Ultra-white paint could reduce the need for air conditioning

White houses are often boring, but they might just save the planet. As USA Today reports, Purdue University researchers have developed an ultra-white paint (it just earned a Guinness World Record) that reflects 98.1 percent of solar radiation while outputting infrared heat. As this leaves the surface cooler than the environment (regular paint warms the surface), it could effectively replace air conditioning in some cases — it produces a cooling power of 10kW for a 1,000sq. ft. roof, or more than a typical house AC unit.

There are existing paints made to reflect heat, but they reflect no more than 90 percent of sunlight and don’t cool surfaces. The team didn’t have much breathing room, either — an even whiter paint might have compromised it.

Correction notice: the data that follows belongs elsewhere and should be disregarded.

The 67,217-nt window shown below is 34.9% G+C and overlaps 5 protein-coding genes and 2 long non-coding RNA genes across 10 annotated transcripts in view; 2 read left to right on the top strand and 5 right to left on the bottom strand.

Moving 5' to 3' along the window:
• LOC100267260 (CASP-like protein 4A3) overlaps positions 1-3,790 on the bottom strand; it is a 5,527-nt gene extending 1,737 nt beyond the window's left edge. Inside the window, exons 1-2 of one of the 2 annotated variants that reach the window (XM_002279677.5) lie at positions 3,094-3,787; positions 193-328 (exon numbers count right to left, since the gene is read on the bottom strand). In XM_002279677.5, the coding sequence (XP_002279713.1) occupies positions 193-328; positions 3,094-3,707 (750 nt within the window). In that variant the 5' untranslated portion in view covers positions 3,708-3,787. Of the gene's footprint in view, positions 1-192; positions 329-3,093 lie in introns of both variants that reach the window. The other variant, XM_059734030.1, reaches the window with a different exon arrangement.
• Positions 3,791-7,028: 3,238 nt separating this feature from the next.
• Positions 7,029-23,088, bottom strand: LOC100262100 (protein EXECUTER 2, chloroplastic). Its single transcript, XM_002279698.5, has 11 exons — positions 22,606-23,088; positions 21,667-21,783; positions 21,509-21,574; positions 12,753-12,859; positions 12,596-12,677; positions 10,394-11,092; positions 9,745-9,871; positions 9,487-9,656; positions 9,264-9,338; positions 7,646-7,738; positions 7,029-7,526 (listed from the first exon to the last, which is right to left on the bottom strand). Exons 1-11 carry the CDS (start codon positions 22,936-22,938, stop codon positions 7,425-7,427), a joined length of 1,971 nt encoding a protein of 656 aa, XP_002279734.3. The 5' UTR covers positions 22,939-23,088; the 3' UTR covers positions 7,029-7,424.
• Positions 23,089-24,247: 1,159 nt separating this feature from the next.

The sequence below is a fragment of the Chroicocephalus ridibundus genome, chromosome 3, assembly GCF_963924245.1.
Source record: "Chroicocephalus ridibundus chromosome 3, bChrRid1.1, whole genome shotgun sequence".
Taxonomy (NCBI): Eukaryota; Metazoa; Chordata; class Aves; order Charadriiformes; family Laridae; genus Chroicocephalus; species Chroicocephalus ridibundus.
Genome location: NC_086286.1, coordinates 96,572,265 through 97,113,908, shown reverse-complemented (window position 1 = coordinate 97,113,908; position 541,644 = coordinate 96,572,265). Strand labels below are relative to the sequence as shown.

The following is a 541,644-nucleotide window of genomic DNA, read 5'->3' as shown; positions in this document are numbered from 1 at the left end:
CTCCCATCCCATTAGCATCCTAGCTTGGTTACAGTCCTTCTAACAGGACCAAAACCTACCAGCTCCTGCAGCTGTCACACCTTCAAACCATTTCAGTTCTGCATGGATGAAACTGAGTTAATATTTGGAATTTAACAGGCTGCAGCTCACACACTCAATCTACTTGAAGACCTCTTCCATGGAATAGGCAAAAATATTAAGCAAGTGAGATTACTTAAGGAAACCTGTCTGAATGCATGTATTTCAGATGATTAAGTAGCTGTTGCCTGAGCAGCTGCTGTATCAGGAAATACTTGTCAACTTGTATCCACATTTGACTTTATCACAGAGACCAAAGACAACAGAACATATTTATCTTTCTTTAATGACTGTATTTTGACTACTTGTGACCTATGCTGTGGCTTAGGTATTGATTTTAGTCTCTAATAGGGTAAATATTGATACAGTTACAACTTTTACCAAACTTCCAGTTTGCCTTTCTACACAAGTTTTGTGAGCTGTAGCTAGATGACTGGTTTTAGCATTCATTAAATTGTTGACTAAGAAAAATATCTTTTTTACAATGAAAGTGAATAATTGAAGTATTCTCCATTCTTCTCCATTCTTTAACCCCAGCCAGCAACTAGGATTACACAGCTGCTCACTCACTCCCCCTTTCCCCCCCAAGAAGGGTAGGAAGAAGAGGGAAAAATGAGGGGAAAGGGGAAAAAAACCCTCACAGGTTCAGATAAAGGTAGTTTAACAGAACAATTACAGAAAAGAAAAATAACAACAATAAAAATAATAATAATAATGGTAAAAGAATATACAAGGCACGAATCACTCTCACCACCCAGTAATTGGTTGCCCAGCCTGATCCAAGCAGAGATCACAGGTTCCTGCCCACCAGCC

The trick was to use a high ratio of barium sulfate, a compound you often see in cosmetics and photo paper, in varying particle sizes. The wider range of sizes helps scatter more of the light spectrum and thus reflect more sunlight.